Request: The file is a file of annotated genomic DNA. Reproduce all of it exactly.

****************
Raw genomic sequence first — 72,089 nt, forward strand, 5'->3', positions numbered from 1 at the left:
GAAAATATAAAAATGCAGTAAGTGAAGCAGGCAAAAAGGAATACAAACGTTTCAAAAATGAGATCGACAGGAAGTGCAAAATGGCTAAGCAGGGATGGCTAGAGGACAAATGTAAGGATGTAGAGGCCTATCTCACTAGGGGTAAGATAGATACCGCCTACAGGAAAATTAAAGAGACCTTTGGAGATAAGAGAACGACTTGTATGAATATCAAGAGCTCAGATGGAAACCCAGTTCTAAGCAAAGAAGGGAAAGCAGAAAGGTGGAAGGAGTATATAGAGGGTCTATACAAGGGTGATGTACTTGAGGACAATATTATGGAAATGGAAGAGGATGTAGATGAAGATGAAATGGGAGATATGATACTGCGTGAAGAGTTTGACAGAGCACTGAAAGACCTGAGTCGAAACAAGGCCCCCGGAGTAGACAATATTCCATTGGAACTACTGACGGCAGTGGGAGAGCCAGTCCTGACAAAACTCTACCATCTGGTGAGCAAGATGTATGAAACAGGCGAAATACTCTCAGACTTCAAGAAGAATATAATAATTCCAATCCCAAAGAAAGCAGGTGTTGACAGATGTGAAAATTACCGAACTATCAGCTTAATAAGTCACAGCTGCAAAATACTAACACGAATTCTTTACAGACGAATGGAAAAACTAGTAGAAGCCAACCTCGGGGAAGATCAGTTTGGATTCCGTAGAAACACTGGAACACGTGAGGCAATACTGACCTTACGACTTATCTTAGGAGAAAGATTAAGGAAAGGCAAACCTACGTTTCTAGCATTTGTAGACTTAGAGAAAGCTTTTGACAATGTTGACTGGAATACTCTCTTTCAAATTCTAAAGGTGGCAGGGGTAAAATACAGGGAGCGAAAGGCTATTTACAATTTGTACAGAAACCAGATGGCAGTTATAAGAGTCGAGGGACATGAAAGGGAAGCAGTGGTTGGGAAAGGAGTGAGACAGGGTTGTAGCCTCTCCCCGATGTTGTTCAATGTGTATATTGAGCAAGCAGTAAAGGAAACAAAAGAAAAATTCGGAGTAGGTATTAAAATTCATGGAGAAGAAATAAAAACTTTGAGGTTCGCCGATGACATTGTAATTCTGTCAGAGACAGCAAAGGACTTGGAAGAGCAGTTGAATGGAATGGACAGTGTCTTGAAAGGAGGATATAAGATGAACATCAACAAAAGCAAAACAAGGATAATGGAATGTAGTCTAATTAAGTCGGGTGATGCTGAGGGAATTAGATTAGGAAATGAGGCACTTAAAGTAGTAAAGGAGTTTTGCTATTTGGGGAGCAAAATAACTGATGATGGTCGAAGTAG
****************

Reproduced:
Raw genomic sequence first — 72,089 nt, forward strand, 5'->3', positions numbered from 1 at the left:
GAAAATATAAAAATGCAGTAAGTGAAGCAGGCAAAAAGGAATACAAACGTTTCAAAAATGAGATCGACAGGAAGTGCAAAATGGCTAAGCAGGGATGGCTAGAGGACAAATGTAAGGATGTAGAGGCCTATCTCACTAGGGGTAAGATAGATACCGCCTACAGGAAAATTAAAGAGACCTTTGGAGATAAGAGAACGACTTGTATGAATATCAAGAGCTCAGATGGAAACCCAGTTCTAAGCAAAGAAGGGAAAGCAGAAAGGTGGAAGGAGTATATAGAGGGTCTATACAAGGGTGATGTACTTGAGGACAATATTATGGAAATGGAAGAGGATGTAGATGAAGATGAAATGGGAGATATGATACTGCGTGAAGAGTTTGACAGAGCACTGAAAGACCTGAGTCGAAACAAGGCCCCCGGAGTAGACAATATTCCATTGGAACTACTGACGGCAGTGGGAGAGCCAGTCCTGACAAAACTCTACCATCTGGTGAGCAAGATGTATGAAACAGGCGAAATACTCTCAGACTTCAAGAAGAATATAATAATTCCAATCCCAAAGAAAGCAGGTGTTGACAGATGTGAAAATTACCGAACTATCAGCTTAATAAGTCACAGCTGCAAAATACTAACACGAATTCTTTACAGACGAATGGAAAAACTAGTAGAAGCCAACCTCGGGGAAGATCAGTTTGGATTCCGTAGAAACACTGGAACACGTGAGGCAATACTGACCTTACGACTTATCTTAGGAGAAAGATTAAGGAAAGGCAAACCTACGTTTCTAGCATTTGTAGACTTAGAGAAAGCTTTTGACAATGTTGACTGGAATACTCTCTTTCAAATTCTAAAGGTGGCAGGGGTAAAATACAGGGAGCGAAAGGCTATTTACAATTTGTACAGAAACCAGATGGCAGTTATAAGAGTCGAGGGACATGAAAGGGAAGCAGTGGTTGGGAAAGGAGTGAGACAGGGTTGTAGCCTCTCCCCGATGTTGTTCAATGTGTATATTGAGCAAGCAGTAAAGGAAACAAAAGAAAAATTCGGAGTAGGTATTAAAATTCATGGAGAAGAAATAAAAACTTTGAGGTTCGCCGATGACATTGTAATTCTGTCAGAGACAGCAAAGGACTTGGAAGAGCAGTTGAATGGAATGGACAGTGTCTTGAAAGGAGGATATAAGATGAACATCAACAAAAGCAAAACAAGGATAATGGAATGTAGTCTAATTAAGTCGGGTGATGCTGAGGGAATTAGATTAGGAAATGAGGCACTTAAAGTAGTAAAGGAGTTTTGCTATTTGGGGAGCAAAATAACTGATGATGGTCGAAGTAG